By Jake Rossen
By Jesse Marx
By Michelle LeBow
By Alleen Brown
By Maggie LaMaack
By CP Staff
By Jesse Marx
The genetic connection may be pointing a way toward new treatments that effectively reduce the number of Alzheimer's cases. Studies using sophisticated brain imaging techniques have shown that people who are genetically at risk for Alzheimer's but not yet manifesting symptoms tend to have reduced glucose metabolism in much the same way that Alzheimer's victims do. This would seem to indicate that the disease starts attacking the brain a long time--maybe even decades--before any symptoms are apparent. Because those symptoms become noticeable relatively late in life, it follows that any means of delaying their onset would reduce the eventual number of Alzheimer's cases. According to one Duke University researcher, a five-year delay in the onset of symptoms would reduce the number of Alzheimer's patients by half.
For that reason, part of the $310 million in federal funding devoted to Alzheimer's research now goes toward developing drugs and treatments to retard the progress of the disease. There is currently one drug on the market, Cognex, designed to prevent the breakdown of the acetylcholine chemical, but it appears to be effective in only about 20 percent of Alzheimer's cases, most of them early-stage.
In addition to a number of new drugs currently being tested, there may be some over-the-counter preventative measures available. For reasons no researcher fully understands, anti-inflammatory drugs have been effective in reducing Alzheimer's symptoms; the incidence of the disease is very low in people with arthritis who take a large amount of painkillers such as ibuprofen. And Frey notes that Vitamin E may help protect the health of the brain's receptor cells. Meanwhile the demand for improved Alzheimer's drugs and treatments is obviously huge. An estimated 4 million people in this country now have the disease, and the steady aging of the population has that number climbing rapidly.
Because Alzheimer's involves such complex, diffuse brain processes, it is a disease of infinite variation. "Alzheimer's is like a different disease in each person," says Nina Grafenstein, the Alzheimer's program director at the Lake Ridge Health Care Center in Roseville. "Each one is as individual as a snowflake."
urray Tate was diagnosed with Alzheimer's shortly before Christmas in 1993. His symptoms came on so gradually they were easy to overlook. There were little incidents, sure--like the time in 1989 when Lois started canning tomatoes while Murray set up the home entertainment system they had just bought. About four hours later, her work finished, she found her husband sitting cross-legged on the floor and staring helplessly at the pieces. Another time Murray, who had always liked working on cars, poured windshield wiper fluid in with the crankcase oil.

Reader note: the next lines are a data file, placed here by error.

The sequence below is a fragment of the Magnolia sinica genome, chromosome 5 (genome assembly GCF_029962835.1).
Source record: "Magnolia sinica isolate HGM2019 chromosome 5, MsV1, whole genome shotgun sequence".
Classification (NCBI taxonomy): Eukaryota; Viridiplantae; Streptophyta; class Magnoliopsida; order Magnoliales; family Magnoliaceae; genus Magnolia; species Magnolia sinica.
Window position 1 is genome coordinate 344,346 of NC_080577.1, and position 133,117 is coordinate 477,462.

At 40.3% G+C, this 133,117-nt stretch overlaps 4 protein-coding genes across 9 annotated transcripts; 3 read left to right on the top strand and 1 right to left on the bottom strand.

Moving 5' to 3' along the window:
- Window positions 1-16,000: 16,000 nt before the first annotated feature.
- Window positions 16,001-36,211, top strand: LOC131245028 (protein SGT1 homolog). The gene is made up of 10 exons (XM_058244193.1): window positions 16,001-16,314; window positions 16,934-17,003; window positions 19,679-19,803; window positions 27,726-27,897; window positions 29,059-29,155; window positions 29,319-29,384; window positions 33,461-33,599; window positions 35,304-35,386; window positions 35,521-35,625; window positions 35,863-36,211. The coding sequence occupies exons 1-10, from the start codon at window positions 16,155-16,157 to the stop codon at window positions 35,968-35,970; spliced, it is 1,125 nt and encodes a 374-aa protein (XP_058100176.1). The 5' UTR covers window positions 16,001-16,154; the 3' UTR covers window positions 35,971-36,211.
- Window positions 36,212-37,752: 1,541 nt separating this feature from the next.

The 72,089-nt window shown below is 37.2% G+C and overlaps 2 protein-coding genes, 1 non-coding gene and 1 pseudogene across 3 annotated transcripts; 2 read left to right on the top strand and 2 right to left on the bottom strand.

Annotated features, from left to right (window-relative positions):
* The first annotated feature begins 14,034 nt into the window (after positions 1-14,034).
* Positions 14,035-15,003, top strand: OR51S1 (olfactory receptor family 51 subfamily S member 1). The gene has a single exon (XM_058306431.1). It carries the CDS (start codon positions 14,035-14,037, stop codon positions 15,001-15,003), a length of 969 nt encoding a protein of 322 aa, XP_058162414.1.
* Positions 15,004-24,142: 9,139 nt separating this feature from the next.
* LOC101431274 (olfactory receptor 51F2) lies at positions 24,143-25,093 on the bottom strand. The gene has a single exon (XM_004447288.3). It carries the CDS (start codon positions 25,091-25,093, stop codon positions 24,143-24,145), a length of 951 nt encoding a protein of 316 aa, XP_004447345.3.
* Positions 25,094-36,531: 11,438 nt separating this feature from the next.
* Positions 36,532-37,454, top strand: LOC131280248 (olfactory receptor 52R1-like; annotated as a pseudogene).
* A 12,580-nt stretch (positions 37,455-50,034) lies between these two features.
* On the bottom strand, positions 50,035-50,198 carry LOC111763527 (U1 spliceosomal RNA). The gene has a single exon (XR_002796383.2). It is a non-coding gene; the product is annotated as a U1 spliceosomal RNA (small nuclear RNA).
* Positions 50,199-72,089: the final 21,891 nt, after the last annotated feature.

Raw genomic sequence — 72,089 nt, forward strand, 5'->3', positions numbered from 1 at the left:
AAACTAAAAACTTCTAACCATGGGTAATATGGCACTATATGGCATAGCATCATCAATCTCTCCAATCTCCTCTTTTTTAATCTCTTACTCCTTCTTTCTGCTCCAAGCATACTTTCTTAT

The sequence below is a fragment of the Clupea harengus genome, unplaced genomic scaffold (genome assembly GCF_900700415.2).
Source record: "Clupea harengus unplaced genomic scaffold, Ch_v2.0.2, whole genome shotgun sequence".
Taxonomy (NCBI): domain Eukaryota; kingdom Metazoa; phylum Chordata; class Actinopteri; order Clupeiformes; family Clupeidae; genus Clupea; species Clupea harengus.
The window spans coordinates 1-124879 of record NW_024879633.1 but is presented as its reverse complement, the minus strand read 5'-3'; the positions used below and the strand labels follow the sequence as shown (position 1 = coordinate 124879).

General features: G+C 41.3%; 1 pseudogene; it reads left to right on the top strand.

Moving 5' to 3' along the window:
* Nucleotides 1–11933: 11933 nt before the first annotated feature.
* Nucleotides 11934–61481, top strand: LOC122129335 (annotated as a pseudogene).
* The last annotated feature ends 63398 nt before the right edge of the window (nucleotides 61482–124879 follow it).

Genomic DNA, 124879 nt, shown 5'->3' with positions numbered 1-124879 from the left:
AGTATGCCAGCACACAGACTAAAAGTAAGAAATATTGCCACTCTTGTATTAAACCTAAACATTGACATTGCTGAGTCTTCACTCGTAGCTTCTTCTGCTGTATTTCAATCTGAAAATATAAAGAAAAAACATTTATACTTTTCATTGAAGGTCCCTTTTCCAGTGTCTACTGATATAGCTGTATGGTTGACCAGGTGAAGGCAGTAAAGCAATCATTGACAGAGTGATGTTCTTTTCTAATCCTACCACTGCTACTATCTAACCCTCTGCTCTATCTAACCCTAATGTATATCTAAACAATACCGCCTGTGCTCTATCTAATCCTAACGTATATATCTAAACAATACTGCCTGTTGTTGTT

Then one day he got hopelessly lost buying gas, just a mile or so up the street. "I spent about two hours trying to come home," he says ruefully. "The streets seemed to be going a certain way and I was going along and I knew I was right but I was wrong. I knew I was right but then I knew I was wrong, everything else said I was wrong." He chuckles. "I had a hell of a time. I knew the house was what I was looking for. I finally stopped in at a service station and got directions and I still got lost. He told me to just go down this road and take a right. And I went down the road and I knew I was right. But I was wrong again."
He and Lois went to see Dr. Richard Nadler, a geriatrician and internist who had been their physician for about three years. He asked Tate some basic questions: What is the year, date, day of the week? Nadler offered three words--Cadillac, rose, ball--and asked Tate to repeat them, first immediately and then after three minutes. Nadler then told him to focus on the number 100 and subtract by sevens: "an exercise where you have to remember the instructions and then remember how to carry them out," Nadler explains. Overall, the doctor saw that "there were some important things that drifted by Murray."
"When the doctor asked him what year it was," Lois confides, "Murray would say 1934."
Some tests were run to rule out other possible causes for the memory lapses, like low thyroid production or a minor stroke. Two heart attacks had forced Tate to retire from the railroad 15 years earlier, and while Alzheimer's is the diagnosed cause of more than 60 percent of the dementia symptoms experienced by people over 65, the second-most prevalent diagnosis, encompassing nearly 20 percent, is a mini-stroke, or "multi-infarct dementia," common to people with heart problems. There was also a period in his life when Murray Tate drank heavily, which could have had an impact on his brain activity. Another possibility was that he had a relatively rare brain disorder called Lewy Body Disease, which is characterized by hallucinations and delusions even at a fairly early stage.
"Even when you do a brain biopsy," says Nadler, "the diagnosis is not 100 percent. It might be possible [that Murray has Lewy Body], or he might have Alzheimer's. There are a number of problems that can give you dementia of the sort he has. Unfortunately there are very few that you can do anything about."